Influence of learning style and learning flexibility on clinical judgment of prelicensure nursing students within a human patient computer simulation environment
Elizabeth S. Robison, EdD, MSN, RN, CNE, CHSE-A
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Nursing education is experiencing a transition in how students are exposed to clinical situations. Technology, specifically human patient computer simulation, is replacing human exposure in clinical education (Nehring, 2010b). Kaakinen and Arwood (2009) discuss the need to apply learning theories to instructional designs involving simulation for successful learnercentered outcomes. Developing effective teaching strategies using technology to support enhancing student performance outcomes requires a paradigm shift from traditional, clinicalbased models.
The purpose of this study was to begin to close research gaps and support development of evidence-based practice in implementing simulation by examining prelicensure nursing students’ learning styles and flexibilities relative to clinical judgment performance. A convenience sample (N = 51) was obtained from students enrolled in a state college located in the Southeastern portion of the United States. The study incorporated a nonexperimental correlation design.
Experiential learning theory ascribed by D. A. Kolb (1984) provided the overarching conceptual framework for the study’s research question: how do the individual and combined influences of learning style and learning flexibility (independent variables) of a prelicensure nursing student within a human patient computer simulation environment relate to clinical judgment (dependent variable)? Two instruments were used in data collection: the Kolb Learning Style Inventory-Version 4 to examine the independent variables, and the Lasater Clinical Judgment Rubric© to examine the dependent variable. The Pearson product-moment correlation and linear regression procedures were used for statistical analyses.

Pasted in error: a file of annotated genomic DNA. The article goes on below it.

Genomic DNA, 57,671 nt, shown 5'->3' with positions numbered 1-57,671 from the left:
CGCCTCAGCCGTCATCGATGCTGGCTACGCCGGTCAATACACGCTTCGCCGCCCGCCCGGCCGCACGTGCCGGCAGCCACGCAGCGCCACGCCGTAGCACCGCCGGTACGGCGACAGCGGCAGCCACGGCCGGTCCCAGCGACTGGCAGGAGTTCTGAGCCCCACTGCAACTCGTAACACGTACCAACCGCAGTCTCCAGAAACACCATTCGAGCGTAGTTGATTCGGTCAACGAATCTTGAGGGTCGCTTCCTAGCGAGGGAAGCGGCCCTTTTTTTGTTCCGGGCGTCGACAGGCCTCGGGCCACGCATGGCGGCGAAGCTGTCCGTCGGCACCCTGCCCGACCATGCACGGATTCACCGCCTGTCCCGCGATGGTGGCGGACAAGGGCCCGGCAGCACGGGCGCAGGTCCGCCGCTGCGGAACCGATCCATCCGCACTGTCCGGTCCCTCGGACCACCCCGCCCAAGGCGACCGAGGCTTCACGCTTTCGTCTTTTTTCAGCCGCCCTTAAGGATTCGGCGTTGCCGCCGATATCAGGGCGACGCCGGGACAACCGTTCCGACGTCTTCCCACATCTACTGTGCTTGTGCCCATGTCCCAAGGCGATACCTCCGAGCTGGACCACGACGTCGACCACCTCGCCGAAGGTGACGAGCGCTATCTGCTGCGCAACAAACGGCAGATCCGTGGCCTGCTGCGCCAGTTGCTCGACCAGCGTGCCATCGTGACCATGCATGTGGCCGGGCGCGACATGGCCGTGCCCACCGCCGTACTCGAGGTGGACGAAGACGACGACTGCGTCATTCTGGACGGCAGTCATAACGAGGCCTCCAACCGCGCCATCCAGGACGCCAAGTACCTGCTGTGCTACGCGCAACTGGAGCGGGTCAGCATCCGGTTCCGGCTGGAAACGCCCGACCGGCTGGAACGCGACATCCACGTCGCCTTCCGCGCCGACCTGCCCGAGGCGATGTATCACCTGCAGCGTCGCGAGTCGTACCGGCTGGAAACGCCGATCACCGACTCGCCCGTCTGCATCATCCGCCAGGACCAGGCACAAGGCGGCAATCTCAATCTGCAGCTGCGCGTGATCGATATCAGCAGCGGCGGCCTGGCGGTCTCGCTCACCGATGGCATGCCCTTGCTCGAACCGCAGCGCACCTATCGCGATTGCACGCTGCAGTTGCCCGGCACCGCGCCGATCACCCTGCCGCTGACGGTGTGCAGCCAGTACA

The study’s findings indicated learning style significantly influenced a prelicensure nursing student’s clinical judgment within a human patient computer simulation environment. When the learning style variables were entered into a regression model, the variance in clinical judgment was influenced by the way an individual reflects and transforms the experience. The study’s findings did not indicate a significant relationship between learning flexibility and clinical judgment. Based on the findings, a prelicensure nursing student’s learning style may influence clinical judgment within a human patient computer simulation environment. Further research is recommended to examine the relationship of clinical judgment and learning style from a developmental perspective throughout the nursing program curriculum and explore the role of learner flexibility in supporting varied instructional design approaches.
This dissertation has also been disseminated through the ProQuest Dissertations and Theses database. Dissertation/thesis number: 3518140; ProQuest document ID: 1034586527. The author still retains copyright.
This item has not gone through this repository's peer-review process, but has been accepted by the indicated university or college in partial fulfillment of the requirements for the specified degree.
|Review Type||None: Degree-based Submission|
|Research Approach||Quantitative Research|
|Grantor||The University of West Florida|
|Advisor||Thompson, Carla J.;
Gardner, Diane N.;
Cosio-Lima, Ludmila M.
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